I think the Financial Ethics Review Committee cares a lot about human rights, social justice, and environmental protection. I also think that the Israeli army and the Israeli government sometimes do things that are morally questionable, if not repugnant. However, I think that Wednesday’s motion is not primarily a function of anybody’s commitment to human rights, social justice, and environmental protection, but of condemning the State of Israel. I think the question of the morality of Israel’s actions is an important one which has its place in school newspapers, political discussion groups, and maybe even in politically-affiliated social action groups. It just upsets me when the Israeli-Palestinian conflict is cloaked in the guise of a fervent commitment to human rights, social justice, and environmental protection. It is inarguably very clever to sneak the Middle East conflict into a motion about wonderful causes. It frames all students who are uncomfortable with the occupied territories clause as callous human beings with no morals. However, it is also an ignoble sham. I think it’s pretty darn bad to exploit such noble pursuits as human rights, social justice, and environmental protection and use them as political pork to smuggle a contentious issue into Shatner. Hell, I might even risk name calling to vote against that.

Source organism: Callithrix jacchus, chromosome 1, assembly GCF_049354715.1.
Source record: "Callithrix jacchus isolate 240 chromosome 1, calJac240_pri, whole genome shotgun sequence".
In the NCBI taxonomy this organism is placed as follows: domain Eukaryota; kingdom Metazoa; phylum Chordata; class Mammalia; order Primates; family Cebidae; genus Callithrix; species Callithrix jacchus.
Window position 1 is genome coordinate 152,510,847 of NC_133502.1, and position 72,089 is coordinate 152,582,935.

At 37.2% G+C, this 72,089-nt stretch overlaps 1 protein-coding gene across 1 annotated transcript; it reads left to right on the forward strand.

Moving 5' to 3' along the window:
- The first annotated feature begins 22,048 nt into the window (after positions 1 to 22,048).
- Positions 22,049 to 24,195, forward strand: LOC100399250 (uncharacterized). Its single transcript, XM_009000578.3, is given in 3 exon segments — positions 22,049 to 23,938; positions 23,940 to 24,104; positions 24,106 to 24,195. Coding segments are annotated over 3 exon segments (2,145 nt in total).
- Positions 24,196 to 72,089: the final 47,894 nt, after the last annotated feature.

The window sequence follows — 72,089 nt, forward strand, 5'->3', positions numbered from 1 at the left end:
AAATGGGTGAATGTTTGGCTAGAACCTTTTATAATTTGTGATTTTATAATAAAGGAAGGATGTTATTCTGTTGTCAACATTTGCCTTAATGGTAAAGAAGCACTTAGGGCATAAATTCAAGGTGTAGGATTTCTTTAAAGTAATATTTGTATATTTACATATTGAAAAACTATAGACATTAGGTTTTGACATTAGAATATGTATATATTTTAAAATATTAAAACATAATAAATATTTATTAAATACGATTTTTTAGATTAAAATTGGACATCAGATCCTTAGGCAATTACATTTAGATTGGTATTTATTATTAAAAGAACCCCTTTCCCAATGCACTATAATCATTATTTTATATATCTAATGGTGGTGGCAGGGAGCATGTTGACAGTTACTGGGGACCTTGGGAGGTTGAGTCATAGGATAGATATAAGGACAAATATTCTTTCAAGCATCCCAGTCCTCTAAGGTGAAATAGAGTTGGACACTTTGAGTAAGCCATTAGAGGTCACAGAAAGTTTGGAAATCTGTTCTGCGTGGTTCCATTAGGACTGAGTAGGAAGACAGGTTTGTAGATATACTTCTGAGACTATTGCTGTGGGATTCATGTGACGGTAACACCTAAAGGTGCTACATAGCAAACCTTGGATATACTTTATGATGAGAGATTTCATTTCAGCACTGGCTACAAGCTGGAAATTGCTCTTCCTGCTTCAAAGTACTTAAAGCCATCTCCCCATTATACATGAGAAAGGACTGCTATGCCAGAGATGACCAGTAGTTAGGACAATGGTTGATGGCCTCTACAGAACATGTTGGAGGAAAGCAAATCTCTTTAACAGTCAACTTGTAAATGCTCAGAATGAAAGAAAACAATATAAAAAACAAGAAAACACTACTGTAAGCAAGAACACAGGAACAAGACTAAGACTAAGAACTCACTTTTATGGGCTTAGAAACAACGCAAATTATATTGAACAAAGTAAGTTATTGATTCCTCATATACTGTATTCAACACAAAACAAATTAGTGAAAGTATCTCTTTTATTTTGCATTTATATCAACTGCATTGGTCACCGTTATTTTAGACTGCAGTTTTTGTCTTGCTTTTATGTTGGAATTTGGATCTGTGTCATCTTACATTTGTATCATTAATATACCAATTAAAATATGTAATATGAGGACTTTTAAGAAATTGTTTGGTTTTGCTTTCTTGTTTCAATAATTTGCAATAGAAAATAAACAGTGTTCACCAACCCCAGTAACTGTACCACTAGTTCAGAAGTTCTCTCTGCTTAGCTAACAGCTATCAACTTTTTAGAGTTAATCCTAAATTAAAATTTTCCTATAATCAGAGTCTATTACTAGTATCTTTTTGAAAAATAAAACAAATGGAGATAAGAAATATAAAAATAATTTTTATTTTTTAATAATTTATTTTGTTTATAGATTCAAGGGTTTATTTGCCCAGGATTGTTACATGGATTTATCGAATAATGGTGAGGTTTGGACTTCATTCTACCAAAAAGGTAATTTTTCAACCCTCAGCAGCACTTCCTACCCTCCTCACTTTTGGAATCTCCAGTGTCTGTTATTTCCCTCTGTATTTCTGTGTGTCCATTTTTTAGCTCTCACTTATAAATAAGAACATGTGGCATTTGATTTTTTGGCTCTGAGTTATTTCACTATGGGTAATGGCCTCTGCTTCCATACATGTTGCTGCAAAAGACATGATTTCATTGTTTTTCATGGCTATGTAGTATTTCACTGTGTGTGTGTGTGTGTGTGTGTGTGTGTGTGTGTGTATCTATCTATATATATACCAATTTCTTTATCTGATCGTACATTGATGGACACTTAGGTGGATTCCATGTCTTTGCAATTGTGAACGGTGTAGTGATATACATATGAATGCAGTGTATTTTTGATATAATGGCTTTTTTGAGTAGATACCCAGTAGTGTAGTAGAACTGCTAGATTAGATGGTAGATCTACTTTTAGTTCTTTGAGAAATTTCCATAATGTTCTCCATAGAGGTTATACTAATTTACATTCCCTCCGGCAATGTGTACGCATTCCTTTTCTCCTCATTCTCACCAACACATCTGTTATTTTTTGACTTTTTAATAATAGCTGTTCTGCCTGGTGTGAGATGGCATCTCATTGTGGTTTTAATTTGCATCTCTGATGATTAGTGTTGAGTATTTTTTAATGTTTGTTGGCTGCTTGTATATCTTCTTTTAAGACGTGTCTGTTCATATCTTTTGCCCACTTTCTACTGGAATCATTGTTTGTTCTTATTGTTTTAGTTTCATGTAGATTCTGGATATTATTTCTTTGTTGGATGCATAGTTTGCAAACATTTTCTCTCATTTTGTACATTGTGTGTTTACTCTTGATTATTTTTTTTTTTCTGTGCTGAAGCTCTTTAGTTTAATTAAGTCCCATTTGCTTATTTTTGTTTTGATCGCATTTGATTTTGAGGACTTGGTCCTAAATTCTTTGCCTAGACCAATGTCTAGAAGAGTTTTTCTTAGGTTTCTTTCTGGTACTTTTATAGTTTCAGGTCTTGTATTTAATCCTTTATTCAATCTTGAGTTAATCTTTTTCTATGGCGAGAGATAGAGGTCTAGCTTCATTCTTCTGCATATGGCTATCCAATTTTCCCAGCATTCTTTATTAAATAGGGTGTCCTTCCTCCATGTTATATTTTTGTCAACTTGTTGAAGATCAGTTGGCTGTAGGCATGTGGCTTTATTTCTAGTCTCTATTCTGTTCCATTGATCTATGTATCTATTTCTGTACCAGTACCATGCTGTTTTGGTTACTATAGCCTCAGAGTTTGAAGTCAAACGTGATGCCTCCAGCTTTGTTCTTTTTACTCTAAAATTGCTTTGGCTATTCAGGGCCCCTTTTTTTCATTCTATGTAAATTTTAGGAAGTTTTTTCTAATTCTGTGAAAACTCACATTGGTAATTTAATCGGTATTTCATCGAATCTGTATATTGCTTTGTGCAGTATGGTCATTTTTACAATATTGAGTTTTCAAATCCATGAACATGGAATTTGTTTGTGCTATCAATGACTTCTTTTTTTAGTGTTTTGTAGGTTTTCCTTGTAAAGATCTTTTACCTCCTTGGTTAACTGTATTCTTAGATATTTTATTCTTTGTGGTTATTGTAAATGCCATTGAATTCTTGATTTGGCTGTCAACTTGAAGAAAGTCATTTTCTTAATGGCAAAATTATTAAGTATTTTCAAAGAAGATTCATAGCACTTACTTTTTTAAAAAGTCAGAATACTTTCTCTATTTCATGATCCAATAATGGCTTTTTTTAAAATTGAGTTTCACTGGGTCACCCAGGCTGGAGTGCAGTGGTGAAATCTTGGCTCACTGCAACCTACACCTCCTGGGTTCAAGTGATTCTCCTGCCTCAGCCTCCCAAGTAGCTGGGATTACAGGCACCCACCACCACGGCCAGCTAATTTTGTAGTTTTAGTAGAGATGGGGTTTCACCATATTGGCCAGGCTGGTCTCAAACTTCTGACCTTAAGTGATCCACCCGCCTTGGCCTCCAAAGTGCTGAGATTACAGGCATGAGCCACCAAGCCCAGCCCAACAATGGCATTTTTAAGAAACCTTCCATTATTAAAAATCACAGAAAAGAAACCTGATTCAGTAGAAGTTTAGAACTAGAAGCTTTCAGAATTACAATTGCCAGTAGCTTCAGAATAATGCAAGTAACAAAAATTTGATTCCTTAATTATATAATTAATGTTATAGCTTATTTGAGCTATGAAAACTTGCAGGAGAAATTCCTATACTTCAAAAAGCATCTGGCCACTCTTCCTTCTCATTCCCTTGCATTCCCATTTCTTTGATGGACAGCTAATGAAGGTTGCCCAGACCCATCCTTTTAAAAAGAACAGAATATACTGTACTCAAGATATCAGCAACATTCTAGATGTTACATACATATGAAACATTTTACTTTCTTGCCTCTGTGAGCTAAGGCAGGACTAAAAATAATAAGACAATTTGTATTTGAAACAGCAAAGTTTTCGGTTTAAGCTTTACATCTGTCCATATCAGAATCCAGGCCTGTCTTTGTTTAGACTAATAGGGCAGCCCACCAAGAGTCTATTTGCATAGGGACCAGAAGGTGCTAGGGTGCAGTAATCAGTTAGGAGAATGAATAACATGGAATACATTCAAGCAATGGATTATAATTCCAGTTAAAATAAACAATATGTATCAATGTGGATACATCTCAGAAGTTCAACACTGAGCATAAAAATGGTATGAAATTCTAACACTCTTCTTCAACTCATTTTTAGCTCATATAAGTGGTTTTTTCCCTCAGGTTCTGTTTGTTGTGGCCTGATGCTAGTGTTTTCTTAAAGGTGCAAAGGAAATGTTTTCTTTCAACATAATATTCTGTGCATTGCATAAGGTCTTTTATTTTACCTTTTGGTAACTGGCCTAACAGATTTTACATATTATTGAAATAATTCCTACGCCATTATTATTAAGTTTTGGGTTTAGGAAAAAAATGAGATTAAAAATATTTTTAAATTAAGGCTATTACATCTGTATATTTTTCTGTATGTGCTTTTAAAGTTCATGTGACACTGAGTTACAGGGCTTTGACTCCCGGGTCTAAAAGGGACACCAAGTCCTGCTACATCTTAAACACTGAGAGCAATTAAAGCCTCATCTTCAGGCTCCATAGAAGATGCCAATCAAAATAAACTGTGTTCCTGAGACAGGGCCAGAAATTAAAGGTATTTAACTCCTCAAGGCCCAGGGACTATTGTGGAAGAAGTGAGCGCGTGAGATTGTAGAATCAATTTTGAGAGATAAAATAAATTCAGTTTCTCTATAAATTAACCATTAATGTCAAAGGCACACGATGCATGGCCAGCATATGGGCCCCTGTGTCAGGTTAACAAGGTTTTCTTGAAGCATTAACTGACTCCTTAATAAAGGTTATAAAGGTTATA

In his Nov. 28 article in The McGill Tribune, “Selective success: A